The U.S. Court of Appeals for the Eleventh Circuit recently held that periodic statements required by the federal Truth in Lending Act may violate the federal Fair Debt Collection Practices Act if they are not truthful and fair.
A copy of the opinion in Lamirand, et al v. Fay Servicing, LLC is available at: Link to Opinion.
The appeal arose from a lawsuit brought by two Florida homeowners (“Debtors”) against their home loan servicer (“Servicer”) for alleged violations of the FDCPA and Florida’s Consumer Collection Practices Act.
After defaulting on their home loan, a foreclosure suit was instituted. While the foreclosure was pending, Servicer took over the servicing of the loan. Debtors sued Servicer during the foreclosure after a disagreement arose, which resulted in a settlement of both lawsuits wherein the parties agreed that Debtors owed $85,790.99 to be paid in one year.
Four months later, Servicer began sending mortgage statements to Debtors, notifying them the loan had “been accelerated” as they were “late on [their] monthly payments.” The mortgage statements included a loan balance of $92,789.55 which increased each month. The statements also warned that failure to pay may result in the loss of Debtors’ home and provided options for payment.
The trial court held that Debtors failed to state an FDCPA claim reasoning that the periodic statements were unrelated to debt collection because the periodic statement are required under TILA. The trial court declined to exercise supplemental jurisdiction over the Florida law claims and dismissed the complaint. Debtors appealed.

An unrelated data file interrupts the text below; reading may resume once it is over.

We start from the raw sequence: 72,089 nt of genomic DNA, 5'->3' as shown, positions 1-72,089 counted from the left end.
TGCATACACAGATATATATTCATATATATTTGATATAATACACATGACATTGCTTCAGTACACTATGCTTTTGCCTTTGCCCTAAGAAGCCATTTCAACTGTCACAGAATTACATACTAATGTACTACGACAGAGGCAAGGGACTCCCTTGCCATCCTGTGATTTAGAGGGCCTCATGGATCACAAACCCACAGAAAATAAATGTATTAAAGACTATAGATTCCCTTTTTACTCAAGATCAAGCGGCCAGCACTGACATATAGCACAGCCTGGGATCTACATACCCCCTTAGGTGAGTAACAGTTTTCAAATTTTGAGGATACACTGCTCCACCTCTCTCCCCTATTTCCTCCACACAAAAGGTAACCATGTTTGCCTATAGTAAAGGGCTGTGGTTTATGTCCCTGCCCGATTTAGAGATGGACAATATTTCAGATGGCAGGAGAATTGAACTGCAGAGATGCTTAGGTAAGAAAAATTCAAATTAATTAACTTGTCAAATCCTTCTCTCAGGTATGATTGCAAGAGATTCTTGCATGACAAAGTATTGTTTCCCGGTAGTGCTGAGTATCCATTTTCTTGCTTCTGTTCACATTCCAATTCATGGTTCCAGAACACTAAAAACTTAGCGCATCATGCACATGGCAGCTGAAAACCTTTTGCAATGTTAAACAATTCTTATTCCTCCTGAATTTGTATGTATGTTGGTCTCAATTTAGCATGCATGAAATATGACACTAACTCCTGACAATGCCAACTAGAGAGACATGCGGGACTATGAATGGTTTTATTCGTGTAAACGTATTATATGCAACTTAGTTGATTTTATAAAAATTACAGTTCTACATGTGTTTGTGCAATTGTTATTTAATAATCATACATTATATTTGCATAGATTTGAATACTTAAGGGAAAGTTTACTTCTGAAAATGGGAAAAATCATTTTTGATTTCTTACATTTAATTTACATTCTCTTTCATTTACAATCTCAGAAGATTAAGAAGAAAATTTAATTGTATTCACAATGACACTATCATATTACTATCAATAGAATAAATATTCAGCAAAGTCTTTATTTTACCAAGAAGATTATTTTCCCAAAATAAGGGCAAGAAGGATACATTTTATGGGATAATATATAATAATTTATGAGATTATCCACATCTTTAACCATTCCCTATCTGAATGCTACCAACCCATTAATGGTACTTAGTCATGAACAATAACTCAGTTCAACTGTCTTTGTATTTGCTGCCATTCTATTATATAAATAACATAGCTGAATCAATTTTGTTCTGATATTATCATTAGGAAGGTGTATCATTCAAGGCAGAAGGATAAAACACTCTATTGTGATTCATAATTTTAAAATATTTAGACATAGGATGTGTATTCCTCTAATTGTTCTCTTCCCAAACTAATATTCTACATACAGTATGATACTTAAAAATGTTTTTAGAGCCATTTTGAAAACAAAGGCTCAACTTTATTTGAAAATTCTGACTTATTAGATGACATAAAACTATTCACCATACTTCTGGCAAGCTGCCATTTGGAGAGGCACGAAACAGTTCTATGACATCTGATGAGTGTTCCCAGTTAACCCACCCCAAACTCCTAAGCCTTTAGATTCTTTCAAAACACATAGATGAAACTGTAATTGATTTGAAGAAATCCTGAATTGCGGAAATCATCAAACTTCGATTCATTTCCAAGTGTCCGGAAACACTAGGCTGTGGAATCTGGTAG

While the appeal was pending, the Eleventh Circuit issued its ruling in Daniels v. Select Portfolio Servicing, holding that courts “must try to give meaning to both” the FDCPA and TILA. 34 F.4th 1260, 1269 (11th Cir. 2022).
In the instant matter, the Eleventh Circuit addressed whether Debtors plausibly alleged that the periodic statements constituted “attempts to collect or induce payment on a debt.” Id. at 1263.
The relevant FDCPA provisions prohibit false or misleading representations “in connection with the collection of any debt,” and from using “unfair or unconscionable means” of debt collection. 15 U.S.C. §§ 1692e, 1692f. The question at issue was whether the periodic statements which contained information that suggested Servicer was ignoring the settlement agreement in telling Debtors they owed a larger amount of money sooner were “in connection with” or a “means” of debt collection even though they came in periodic statements which are required under TILA.
Under the FDCPA, if a communication “conveys information about a debt and its aim is at least in part to induce the debtor to pay,” it has the necessary nexus to debt collection. Caceres v. McCalla Raymer, LLC, 755 F.3d 1299, 1302 (11th Cir. 2014). In determining whether a communication contains these traits, the Court views it “holistically.” Daniels, 34 F.4th at 1268.
Here, the Eleventh Circuit found that Servicer’s monthly statements had both traits. The statements contained the remaining principal balance of the loan, the interest rate, the amount owed, the payment due date, and the delinquency on the account. In addition, the statements advised Debtors to pay. The statements further contained warnings of the consequences of Debtors’ failure to pay.